FALLING BEDROOMS: OUR LIVES IN THE QUANTUM FIELD
This fifth installment of a series centered on Princeton examines themes of race, media manipulation, and time traveling via the subconscious.
Clovis’ (Time Is the Length to Forever, 2018, etc.) latest volume, like the preceding novels, comprises short chapters and stories. Many of these deal with racism. The author, for example, tells of slaves in the United States traveling through Princeton on their way to freedom in the North. But slavery unfortunately existed at that time in the city. And though slavery and segregation have been abolished, the author astutely notes instances of racism and discrimination still happening today. She asserts that CBS’ “all white staff” that will cover the 2020 presidential election shows the lack of diversity among journalists. Other chapters sharply criticize media-related incidents, including the murder of journalists chasing civil or political stories and people getting their news from Facebook, which sells users’ personal data. But the author promotes positivity as well, from the celebrated release of the Gregory Hines postage stamp to the upcoming 50-year commemoration of Sesame Street. Throughout her series, Clovis has discussed assessing the past, present, and future via “the quantum field of consciousness,” which combines theories from Jung and Einstein. In this book, she skillfully traverses the “labyrinth of the subconscious” in successive chapters. It’s a surreal but engaging section: The White Rabbit of Alice’s Adventures in Wonderland assigns Clovis the task of retrieving the red sap of the Dragon’s Blood Tree. Even with this break in reality, the author’s prose evokes a visually arresting scene: “The garden grows and expands, breaking boundaries, to reveal the steep terrain of a Vertigo dizzying mountain.” Clovis’ dreamlike journey entails traveling to the past and future, but also deftly reflects her personal feelings and experiences. One of the most telling scenes is when the author enters a restaurant of white linens and walls, filled with white patrons who stop eating to stare at the sole dark-skinned diner.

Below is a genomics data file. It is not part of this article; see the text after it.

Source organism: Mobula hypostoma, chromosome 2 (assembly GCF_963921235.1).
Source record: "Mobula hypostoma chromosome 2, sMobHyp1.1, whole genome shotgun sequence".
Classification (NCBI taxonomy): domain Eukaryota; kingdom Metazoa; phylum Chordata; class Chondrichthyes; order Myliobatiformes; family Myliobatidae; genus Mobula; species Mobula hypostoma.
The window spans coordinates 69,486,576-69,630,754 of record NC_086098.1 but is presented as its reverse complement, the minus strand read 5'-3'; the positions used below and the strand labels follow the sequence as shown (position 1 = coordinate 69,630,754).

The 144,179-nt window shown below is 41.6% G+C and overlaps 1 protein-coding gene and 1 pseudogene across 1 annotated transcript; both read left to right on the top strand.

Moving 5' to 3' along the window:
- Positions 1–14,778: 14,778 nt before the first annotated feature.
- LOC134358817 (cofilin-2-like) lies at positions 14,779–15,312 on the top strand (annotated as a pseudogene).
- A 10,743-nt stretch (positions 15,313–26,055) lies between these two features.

A worthy selection of ardent musings, timely issues, and perceptive prose. Kirkus Reviews